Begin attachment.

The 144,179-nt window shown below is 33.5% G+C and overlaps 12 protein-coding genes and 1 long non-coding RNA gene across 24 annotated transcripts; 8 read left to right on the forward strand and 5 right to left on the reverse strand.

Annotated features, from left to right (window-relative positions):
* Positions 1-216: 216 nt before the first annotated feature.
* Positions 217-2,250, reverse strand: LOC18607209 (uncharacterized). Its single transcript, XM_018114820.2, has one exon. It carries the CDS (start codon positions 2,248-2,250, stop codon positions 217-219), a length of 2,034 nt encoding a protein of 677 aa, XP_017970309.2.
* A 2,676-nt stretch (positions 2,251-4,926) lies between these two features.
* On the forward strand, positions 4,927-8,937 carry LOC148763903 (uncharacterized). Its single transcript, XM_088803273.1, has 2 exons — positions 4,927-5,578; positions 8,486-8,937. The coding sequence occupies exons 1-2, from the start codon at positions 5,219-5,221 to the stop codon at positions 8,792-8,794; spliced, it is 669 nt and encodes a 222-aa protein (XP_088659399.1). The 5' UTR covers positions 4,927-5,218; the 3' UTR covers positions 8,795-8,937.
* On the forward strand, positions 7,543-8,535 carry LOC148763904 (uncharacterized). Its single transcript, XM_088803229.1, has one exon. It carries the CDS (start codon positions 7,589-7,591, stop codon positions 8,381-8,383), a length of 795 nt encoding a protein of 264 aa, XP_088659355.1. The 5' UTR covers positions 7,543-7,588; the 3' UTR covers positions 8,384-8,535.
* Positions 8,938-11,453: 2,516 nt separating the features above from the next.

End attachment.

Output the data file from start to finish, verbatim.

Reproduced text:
The 144,179-nt window shown below is 33.5% G+C and overlaps 12 protein-coding genes and 1 long non-coding RNA gene across 24 annotated transcripts; 8 read left to right on the forward strand and 5 right to left on the reverse strand.

Annotated features, from left to right (window-relative positions):
* Positions 1-216: 216 nt before the first annotated feature.
* Positions 217-2,250, reverse strand: LOC18607209 (uncharacterized). Its single transcript, XM_018114820.2, has one exon. It carries the CDS (start codon positions 2,248-2,250, stop codon positions 217-219), a length of 2,034 nt encoding a protein of 677 aa, XP_017970309.2.
* A 2,676-nt stretch (positions 2,251-4,926) lies between these two features.
* On the forward strand, positions 4,927-8,937 carry LOC148763903 (uncharacterized). Its single transcript, XM_088803273.1, has 2 exons — positions 4,927-5,578; positions 8,486-8,937. The coding sequence occupies exons 1-2, from the start codon at positions 5,219-5,221 to the stop codon at positions 8,792-8,794; spliced, it is 669 nt and encodes a 222-aa protein (XP_088659399.1). The 5' UTR covers positions 4,927-5,218; the 3' UTR covers positions 8,795-8,937.
* On the forward strand, positions 7,543-8,535 carry LOC148763904 (uncharacterized). Its single transcript, XM_088803229.1, has one exon. It carries the CDS (start codon positions 7,589-7,591, stop codon positions 8,381-8,383), a length of 795 nt encoding a protein of 264 aa, XP_088659355.1. The 5' UTR covers positions 7,543-7,588; the 3' UTR covers positions 8,384-8,535.
* Positions 8,938-11,453: 2,516 nt separating the features above from the next.